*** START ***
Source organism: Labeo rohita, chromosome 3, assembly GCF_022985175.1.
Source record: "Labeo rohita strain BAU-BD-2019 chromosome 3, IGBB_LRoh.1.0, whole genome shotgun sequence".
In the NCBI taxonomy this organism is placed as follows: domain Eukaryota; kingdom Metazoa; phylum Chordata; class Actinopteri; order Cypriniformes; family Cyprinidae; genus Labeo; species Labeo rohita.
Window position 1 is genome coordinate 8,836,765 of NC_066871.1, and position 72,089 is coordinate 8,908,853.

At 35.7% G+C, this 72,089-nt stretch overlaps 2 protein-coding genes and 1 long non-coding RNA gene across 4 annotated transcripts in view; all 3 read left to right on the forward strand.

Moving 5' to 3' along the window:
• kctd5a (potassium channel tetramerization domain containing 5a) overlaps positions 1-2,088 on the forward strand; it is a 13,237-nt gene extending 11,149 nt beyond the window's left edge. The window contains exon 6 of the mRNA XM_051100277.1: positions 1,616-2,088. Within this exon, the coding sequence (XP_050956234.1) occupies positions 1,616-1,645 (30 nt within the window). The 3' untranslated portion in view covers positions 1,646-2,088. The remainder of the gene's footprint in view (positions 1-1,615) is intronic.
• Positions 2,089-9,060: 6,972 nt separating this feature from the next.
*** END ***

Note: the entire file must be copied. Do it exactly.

Source organism: Labeo rohita, chromosome 3, assembly GCF_022985175.1.
Source record: "Labeo rohita strain BAU-BD-2019 chromosome 3, IGBB_LRoh.1.0, whole genome shotgun sequence".
In the NCBI taxonomy this organism is placed as follows: domain Eukaryota; kingdom Metazoa; phylum Chordata; class Actinopteri; order Cypriniformes; family Cyprinidae; genus Labeo; species Labeo rohita.
Window position 1 is genome coordinate 8,836,765 of NC_066871.1, and position 72,089 is coordinate 8,908,853.

At 35.7% G+C, this 72,089-nt stretch overlaps 2 protein-coding genes and 1 long non-coding RNA gene across 4 annotated transcripts in view; all 3 read left to right on the forward strand.

Moving 5' to 3' along the window:
• kctd5a (potassium channel tetramerization domain containing 5a) overlaps positions 1-2,088 on the forward strand; it is a 13,237-nt gene extending 11,149 nt beyond the window's left edge. The window contains exon 6 of the mRNA XM_051100277.1: positions 1,616-2,088. Within this exon, the coding sequence (XP_050956234.1) occupies positions 1,616-1,645 (30 nt within the window). The 3' untranslated portion in view covers positions 1,646-2,088. The remainder of the gene's footprint in view (positions 1-1,615) is intronic.
• Positions 2,089-9,060: 6,972 nt separating this feature from the next.